6 Great Ways to Foster Tolerance and Empathy in Your Children

All Tips

Children model how they see adults act. They are more inclined to do what we do instead of doing what we say.  This is especially true in terms of how we treat others and how we model empathy and compassion.  We believe that social awareness and empathy can...

The second nine weeks of the 2020-21 school year is upon us, and what a ride it’s been up until this point.  From the time we went into Remote Learning last March until now, parents, students, and Eanes ISD staff have had to roll with the punches. We were all required to reflect on our values and to build grit.  Reflection and resiliency are skills that we as parents and educators want to build within our students and ourselves. We want our children to be...

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One way to support your teen in growing into a successful adult is to teach responsible decision making.

Empathy is being able to understand and value someone else’s perspective and having compassion for others even when they are different from ourselves.

Social Emotional Learning (SEL) focus highlights self-awareness and self-management. Educating teens about the mindfulness research and the benefits of mindfulness is a way to support teens in developing their own mindful practice. Building autonomy, competence, and connection with our kids develops self-reliant, competent and resilient adults.​​​​​​​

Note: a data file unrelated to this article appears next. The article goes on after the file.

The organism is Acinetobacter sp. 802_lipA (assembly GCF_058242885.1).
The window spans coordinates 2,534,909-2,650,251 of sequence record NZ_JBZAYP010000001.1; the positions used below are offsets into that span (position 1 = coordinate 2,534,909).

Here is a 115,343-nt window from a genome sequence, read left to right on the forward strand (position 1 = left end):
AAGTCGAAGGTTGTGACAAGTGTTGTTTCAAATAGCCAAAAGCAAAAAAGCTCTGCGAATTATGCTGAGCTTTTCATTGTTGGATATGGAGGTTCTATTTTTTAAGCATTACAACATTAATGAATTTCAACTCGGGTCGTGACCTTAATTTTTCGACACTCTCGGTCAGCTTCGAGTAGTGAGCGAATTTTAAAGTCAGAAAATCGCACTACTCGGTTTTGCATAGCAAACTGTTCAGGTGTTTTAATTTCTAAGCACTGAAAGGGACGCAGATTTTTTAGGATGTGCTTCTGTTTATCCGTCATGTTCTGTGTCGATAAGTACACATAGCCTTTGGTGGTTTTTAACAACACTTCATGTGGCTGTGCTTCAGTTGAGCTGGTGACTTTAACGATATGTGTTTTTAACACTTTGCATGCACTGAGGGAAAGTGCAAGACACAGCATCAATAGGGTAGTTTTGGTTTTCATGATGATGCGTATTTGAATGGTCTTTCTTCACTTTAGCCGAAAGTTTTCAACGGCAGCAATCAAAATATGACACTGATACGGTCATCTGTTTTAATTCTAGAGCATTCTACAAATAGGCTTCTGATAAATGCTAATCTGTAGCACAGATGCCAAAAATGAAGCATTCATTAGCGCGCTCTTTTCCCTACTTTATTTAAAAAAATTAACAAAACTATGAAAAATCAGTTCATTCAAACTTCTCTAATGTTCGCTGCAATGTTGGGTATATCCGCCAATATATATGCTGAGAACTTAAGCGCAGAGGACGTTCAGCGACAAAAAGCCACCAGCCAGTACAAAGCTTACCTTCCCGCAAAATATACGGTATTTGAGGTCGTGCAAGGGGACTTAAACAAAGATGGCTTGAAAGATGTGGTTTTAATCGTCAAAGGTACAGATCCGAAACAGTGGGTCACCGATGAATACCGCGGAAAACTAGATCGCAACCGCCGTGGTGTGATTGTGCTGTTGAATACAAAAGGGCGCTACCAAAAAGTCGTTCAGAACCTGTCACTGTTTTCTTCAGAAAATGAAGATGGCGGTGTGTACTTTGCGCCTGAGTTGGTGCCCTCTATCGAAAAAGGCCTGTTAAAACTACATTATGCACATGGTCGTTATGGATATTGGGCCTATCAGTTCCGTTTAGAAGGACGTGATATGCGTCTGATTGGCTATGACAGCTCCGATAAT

One way to help middle school students learn social skills and relationship-building abilities is to talk about first impressions.

When we “model empathetic behavior” by talking through how we are interpreting and considering the perspective of others, we are helping our teens develop empathy skills.

Helping our teens learn healthy ways to deal with adversity and become resilient is part of our role and responsibility as parents.

Supporting teens in taking acceptable risks and experiencing the natural consequences of their choices allows them the opportunity to learn from their mistakes and errors of judgement.

In order to help your Chap practice better self-regulation skills and become more self-aware, "discuss ways to prioritize and sequence" electronic communication.

"The clearest message that we get from this 75-year study is this: Good relationships keep us happier and healthier."

Children learn self-management skills and resiliency by having the opportunity to think for themselves.


Recent Announcements

The Eanes ISD Counseling Services department has compiled a list of resources for families to utilize during this time. Students, and adults, may also notice an increase in their screen time. It is important to remember to take breaks and be physically active throughout the day.

The Eanes-Westlake Speaker Series highlights topics about issues including relationships, depression, study skill tips, internet safety, resiliency, etc. The podcast is available through iTunes, Spotify, or Anchor.

Social Emotional LEarning Competencies